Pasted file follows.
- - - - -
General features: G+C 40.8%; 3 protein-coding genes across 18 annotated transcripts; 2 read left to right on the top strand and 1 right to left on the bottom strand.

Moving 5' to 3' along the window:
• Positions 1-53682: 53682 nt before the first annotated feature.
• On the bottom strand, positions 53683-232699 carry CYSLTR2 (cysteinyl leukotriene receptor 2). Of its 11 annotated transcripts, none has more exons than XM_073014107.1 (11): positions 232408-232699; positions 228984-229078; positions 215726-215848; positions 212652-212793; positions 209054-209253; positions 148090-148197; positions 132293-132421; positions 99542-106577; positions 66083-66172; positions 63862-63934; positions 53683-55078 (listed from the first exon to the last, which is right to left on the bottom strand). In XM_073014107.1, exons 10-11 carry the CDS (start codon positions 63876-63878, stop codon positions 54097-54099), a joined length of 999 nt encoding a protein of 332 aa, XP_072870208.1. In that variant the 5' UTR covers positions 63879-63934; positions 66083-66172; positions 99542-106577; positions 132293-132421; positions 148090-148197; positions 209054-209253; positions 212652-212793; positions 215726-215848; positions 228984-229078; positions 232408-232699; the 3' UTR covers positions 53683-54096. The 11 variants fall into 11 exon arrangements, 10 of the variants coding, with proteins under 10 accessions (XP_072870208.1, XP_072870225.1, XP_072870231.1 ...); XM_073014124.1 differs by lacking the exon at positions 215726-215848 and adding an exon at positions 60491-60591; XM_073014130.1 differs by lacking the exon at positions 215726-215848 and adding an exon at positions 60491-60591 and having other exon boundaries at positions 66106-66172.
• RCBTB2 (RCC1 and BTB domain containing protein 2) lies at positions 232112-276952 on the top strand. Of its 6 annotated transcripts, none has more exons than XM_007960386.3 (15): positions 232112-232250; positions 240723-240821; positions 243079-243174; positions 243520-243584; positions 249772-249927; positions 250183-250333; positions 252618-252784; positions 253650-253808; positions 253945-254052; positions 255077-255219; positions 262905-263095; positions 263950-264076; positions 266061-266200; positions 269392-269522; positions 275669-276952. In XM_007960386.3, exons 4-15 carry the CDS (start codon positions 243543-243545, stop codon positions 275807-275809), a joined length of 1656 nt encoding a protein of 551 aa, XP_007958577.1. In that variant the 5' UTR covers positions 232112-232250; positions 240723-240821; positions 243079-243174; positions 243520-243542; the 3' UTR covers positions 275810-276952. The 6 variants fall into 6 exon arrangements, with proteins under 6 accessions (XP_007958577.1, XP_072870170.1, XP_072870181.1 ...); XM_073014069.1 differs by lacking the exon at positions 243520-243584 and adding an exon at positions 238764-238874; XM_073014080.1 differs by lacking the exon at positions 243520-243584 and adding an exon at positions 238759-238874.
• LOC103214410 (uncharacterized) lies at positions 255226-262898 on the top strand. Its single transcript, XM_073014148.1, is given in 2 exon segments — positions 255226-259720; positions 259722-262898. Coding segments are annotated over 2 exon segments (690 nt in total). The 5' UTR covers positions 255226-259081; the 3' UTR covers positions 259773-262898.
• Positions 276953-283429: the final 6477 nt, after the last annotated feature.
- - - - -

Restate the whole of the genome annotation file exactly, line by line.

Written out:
General features: G+C 40.8%; 3 protein-coding genes across 18 annotated transcripts; 2 read left to right on the top strand and 1 right to left on the bottom strand.

Moving 5' to 3' along the window:
• Positions 1-53682: 53682 nt before the first annotated feature.
• On the bottom strand, positions 53683-232699 carry CYSLTR2 (cysteinyl leukotriene receptor 2). Of its 11 annotated transcripts, none has more exons than XM_073014107.1 (11): positions 232408-232699; positions 228984-229078; positions 215726-215848; positions 212652-212793; positions 209054-209253; positions 148090-148197; positions 132293-132421; positions 99542-106577; positions 66083-66172; positions 63862-63934; positions 53683-55078 (listed from the first exon to the last, which is right to left on the bottom strand). In XM_073014107.1, exons 10-11 carry the CDS (start codon positions 63876-63878, stop codon positions 54097-54099), a joined length of 999 nt encoding a protein of 332 aa, XP_072870208.1. In that variant the 5' UTR covers positions 63879-63934; positions 66083-66172; positions 99542-106577; positions 132293-132421; positions 148090-148197; positions 209054-209253; positions 212652-212793; positions 215726-215848; positions 228984-229078; positions 232408-232699; the 3' UTR covers positions 53683-54096. The 11 variants fall into 11 exon arrangements, 10 of the variants coding, with proteins under 10 accessions (XP_072870208.1, XP_072870225.1, XP_072870231.1 ...); XM_073014124.1 differs by lacking the exon at positions 215726-215848 and adding an exon at positions 60491-60591; XM_073014130.1 differs by lacking the exon at positions 215726-215848 and adding an exon at positions 60491-60591 and having other exon boundaries at positions 66106-66172.
• RCBTB2 (RCC1 and BTB domain containing protein 2) lies at positions 232112-276952 on the top strand. Of its 6 annotated transcripts, none has more exons than XM_007960386.3 (15): positions 232112-232250; positions 240723-240821; positions 243079-243174; positions 243520-243584; positions 249772-249927; positions 250183-250333; positions 252618-252784; positions 253650-253808; positions 253945-254052; positions 255077-255219; positions 262905-263095; positions 263950-264076; positions 266061-266200; positions 269392-269522; positions 275669-276952. In XM_007960386.3, exons 4-15 carry the CDS (start codon positions 243543-243545, stop codon positions 275807-275809), a joined length of 1656 nt encoding a protein of 551 aa, XP_007958577.1. In that variant the 5' UTR covers positions 232112-232250; positions 240723-240821; positions 243079-243174; positions 243520-243542; the 3' UTR covers positions 275810-276952. The 6 variants fall into 6 exon arrangements, with proteins under 6 accessions (XP_007958577.1, XP_072870170.1, XP_072870181.1 ...); XM_073014069.1 differs by lacking the exon at positions 243520-243584 and adding an exon at positions 238764-238874; XM_073014080.1 differs by lacking the exon at positions 243520-243584 and adding an exon at positions 238759-238874.
• LOC103214410 (uncharacterized) lies at positions 255226-262898 on the top strand. Its single transcript, XM_073014148.1, is given in 2 exon segments — positions 255226-259720; positions 259722-262898. Coding segments are annotated over 2 exon segments (690 nt in total). The 5' UTR covers positions 255226-259081; the 3' UTR covers positions 259773-262898.
• Positions 276953-283429: the final 6477 nt, after the last annotated feature.